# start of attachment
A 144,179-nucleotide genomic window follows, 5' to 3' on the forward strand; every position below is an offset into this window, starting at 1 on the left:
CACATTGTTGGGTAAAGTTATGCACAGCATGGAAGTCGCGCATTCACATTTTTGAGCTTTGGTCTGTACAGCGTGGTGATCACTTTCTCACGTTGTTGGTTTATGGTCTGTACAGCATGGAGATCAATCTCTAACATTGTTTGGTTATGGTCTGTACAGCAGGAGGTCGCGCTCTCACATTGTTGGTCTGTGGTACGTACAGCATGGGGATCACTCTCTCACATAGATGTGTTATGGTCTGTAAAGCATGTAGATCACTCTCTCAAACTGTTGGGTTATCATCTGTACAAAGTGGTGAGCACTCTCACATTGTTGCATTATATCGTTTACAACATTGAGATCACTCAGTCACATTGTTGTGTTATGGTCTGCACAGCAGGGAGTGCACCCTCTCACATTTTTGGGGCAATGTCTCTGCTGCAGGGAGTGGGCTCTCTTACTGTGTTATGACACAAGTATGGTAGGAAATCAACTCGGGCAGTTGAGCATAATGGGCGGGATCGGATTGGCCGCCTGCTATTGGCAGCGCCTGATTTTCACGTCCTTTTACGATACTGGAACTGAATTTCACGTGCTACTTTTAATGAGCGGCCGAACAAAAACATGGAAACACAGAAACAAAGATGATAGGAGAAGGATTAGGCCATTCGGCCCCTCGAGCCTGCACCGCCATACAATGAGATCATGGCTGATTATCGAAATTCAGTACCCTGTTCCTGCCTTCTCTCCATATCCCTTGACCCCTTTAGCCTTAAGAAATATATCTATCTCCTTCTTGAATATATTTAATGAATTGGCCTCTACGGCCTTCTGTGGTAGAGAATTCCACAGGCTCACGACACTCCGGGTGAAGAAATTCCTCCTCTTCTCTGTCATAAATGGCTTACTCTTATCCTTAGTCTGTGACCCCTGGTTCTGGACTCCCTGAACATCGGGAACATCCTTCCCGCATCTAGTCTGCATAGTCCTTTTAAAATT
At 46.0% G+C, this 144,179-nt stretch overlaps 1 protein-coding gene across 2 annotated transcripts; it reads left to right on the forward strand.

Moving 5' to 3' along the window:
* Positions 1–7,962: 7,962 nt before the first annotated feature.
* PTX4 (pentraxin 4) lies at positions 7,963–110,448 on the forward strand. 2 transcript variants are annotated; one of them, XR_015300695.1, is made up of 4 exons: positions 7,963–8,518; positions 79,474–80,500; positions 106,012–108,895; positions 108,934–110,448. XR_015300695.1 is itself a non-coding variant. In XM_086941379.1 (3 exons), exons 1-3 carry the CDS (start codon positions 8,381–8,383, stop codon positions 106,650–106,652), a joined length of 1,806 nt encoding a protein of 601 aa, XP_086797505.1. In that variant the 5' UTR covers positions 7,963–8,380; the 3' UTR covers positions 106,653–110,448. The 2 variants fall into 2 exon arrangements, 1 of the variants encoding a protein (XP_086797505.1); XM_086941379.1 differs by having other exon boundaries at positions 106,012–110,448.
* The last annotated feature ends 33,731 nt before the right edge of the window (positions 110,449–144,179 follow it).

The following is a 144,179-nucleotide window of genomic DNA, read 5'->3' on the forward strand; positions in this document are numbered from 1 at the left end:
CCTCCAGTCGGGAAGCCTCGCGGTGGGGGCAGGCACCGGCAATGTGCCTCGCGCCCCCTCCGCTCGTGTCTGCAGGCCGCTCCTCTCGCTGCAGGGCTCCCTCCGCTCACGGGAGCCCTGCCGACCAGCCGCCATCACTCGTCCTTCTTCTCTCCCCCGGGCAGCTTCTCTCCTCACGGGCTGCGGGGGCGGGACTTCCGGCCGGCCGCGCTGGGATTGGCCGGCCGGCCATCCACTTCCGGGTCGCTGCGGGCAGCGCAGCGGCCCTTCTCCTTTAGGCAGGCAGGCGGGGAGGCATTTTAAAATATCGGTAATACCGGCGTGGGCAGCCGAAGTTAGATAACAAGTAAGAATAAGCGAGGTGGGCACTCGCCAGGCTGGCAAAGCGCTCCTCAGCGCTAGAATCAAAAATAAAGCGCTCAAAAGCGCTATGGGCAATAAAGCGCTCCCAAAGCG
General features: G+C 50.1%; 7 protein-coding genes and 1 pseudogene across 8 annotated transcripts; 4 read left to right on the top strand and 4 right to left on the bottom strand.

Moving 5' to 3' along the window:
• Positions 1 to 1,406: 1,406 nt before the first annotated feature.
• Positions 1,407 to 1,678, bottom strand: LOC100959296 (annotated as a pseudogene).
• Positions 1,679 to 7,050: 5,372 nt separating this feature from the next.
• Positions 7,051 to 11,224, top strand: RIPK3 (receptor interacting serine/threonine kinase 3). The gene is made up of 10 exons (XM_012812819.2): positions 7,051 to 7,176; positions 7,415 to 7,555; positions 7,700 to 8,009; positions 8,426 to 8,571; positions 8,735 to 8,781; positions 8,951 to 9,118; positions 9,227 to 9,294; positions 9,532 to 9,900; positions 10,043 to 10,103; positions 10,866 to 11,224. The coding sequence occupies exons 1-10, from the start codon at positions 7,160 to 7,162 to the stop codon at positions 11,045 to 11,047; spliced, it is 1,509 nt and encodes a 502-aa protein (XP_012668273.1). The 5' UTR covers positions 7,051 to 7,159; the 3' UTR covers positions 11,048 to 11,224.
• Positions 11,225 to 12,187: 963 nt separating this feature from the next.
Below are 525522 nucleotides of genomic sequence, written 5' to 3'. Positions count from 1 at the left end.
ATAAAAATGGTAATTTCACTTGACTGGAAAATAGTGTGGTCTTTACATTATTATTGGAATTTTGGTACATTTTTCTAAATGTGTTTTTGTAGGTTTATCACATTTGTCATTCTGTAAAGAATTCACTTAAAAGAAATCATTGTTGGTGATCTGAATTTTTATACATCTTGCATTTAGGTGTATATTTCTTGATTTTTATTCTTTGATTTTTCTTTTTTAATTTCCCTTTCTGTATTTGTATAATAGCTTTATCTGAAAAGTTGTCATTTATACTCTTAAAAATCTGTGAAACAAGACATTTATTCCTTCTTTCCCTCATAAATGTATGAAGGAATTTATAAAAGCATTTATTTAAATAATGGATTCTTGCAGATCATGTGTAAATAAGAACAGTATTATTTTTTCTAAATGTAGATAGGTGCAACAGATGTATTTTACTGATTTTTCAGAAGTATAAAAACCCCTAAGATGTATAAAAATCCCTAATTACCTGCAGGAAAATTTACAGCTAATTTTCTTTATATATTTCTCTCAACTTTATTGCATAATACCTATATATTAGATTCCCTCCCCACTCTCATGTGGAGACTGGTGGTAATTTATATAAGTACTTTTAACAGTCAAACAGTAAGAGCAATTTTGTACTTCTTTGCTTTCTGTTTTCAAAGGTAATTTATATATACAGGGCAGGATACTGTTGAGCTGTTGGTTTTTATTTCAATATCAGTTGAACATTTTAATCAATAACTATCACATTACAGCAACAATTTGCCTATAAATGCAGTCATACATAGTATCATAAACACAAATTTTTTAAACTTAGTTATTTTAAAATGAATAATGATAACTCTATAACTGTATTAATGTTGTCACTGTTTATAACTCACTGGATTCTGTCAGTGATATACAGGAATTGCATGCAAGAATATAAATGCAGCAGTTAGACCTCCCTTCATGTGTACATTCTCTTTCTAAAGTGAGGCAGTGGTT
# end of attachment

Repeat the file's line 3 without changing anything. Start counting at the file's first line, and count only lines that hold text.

At 46.0% G+C, this 144,179-nt stretch overlaps 1 protein-coding gene across 2 annotated transcripts; it reads left to right on the forward strand.